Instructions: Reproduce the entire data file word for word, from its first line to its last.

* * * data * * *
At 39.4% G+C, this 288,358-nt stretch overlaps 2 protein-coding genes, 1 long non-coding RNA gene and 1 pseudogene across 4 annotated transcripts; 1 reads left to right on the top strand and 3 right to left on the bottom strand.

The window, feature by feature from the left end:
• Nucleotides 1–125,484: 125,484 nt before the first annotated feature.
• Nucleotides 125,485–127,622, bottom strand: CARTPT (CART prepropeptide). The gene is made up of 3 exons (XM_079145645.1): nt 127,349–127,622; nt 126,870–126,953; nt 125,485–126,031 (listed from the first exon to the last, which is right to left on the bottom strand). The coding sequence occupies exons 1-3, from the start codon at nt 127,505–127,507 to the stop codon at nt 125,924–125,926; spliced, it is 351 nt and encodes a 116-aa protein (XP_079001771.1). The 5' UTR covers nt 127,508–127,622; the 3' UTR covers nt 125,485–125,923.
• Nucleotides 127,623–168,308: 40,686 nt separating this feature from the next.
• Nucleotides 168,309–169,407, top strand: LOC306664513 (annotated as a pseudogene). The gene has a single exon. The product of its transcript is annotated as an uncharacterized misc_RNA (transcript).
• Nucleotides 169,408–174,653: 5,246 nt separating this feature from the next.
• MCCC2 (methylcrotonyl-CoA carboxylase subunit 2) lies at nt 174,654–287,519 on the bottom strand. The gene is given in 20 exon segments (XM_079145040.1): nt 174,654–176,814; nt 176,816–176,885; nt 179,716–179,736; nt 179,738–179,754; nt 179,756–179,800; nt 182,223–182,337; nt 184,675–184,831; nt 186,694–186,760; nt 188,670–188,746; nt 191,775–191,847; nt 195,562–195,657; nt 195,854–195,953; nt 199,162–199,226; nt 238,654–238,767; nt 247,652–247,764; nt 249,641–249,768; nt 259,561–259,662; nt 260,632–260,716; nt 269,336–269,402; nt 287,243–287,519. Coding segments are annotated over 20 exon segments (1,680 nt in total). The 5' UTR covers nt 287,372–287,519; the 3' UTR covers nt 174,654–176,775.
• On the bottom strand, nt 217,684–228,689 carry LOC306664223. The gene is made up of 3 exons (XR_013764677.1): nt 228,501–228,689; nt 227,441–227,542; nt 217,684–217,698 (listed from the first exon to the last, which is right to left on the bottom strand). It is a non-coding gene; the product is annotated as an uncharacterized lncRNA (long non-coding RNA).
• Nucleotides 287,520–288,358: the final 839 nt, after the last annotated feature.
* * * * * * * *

At 39.4% G+C, this 288,358-nt stretch overlaps 2 protein-coding genes, 1 long non-coding RNA gene and 1 pseudogene across 4 annotated transcripts; 1 reads left to right on the top strand and 3 right to left on the bottom strand.

The window, feature by feature from the left end:
• Nucleotides 1–125,484: 125,484 nt before the first annotated feature.
• Nucleotides 125,485–127,622, bottom strand: CARTPT (CART prepropeptide). The gene is made up of 3 exons (XM_079145645.1): nt 127,349–127,622; nt 126,870–126,953; nt 125,485–126,031 (listed from the first exon to the last, which is right to left on the bottom strand). The coding sequence occupies exons 1-3, from the start codon at nt 127,505–127,507 to the stop codon at nt 125,924–125,926; spliced, it is 351 nt and encodes a 116-aa protein (XP_079001771.1). The 5' UTR covers nt 127,508–127,622; the 3' UTR covers nt 125,485–125,923.
• Nucleotides 127,623–168,308: 40,686 nt separating this feature from the next.
• Nucleotides 168,309–169,407, top strand: LOC306664513 (annotated as a pseudogene). The gene has a single exon. The product of its transcript is annotated as an uncharacterized misc_RNA (transcript).
• Nucleotides 169,408–174,653: 5,246 nt separating this feature from the next.
• MCCC2 (methylcrotonyl-CoA carboxylase subunit 2) lies at nt 174,654–287,519 on the bottom strand. The gene is given in 20 exon segments (XM_079145040.1): nt 174,654–176,814; nt 176,816–176,885; nt 179,716–179,736; nt 179,738–179,754; nt 179,756–179,800; nt 182,223–182,337; nt 184,675–184,831; nt 186,694–186,760; nt 188,670–188,746; nt 191,775–191,847; nt 195,562–195,657; nt 195,854–195,953; nt 199,162–199,226; nt 238,654–238,767; nt 247,652–247,764; nt 249,641–249,768; nt 259,561–259,662; nt 260,632–260,716; nt 269,336–269,402; nt 287,243–287,519. Coding segments are annotated over 20 exon segments (1,680 nt in total). The 5' UTR covers nt 287,372–287,519; the 3' UTR covers nt 174,654–176,775.
• On the bottom strand, nt 217,684–228,689 carry LOC306664223. The gene is made up of 3 exons (XR_013764677.1): nt 228,501–228,689; nt 227,441–227,542; nt 217,684–217,698 (listed from the first exon to the last, which is right to left on the bottom strand). It is a non-coding gene; the product is annotated as an uncharacterized lncRNA (long non-coding RNA).
• Nucleotides 287,520–288,358: the final 839 nt, after the last annotated feature.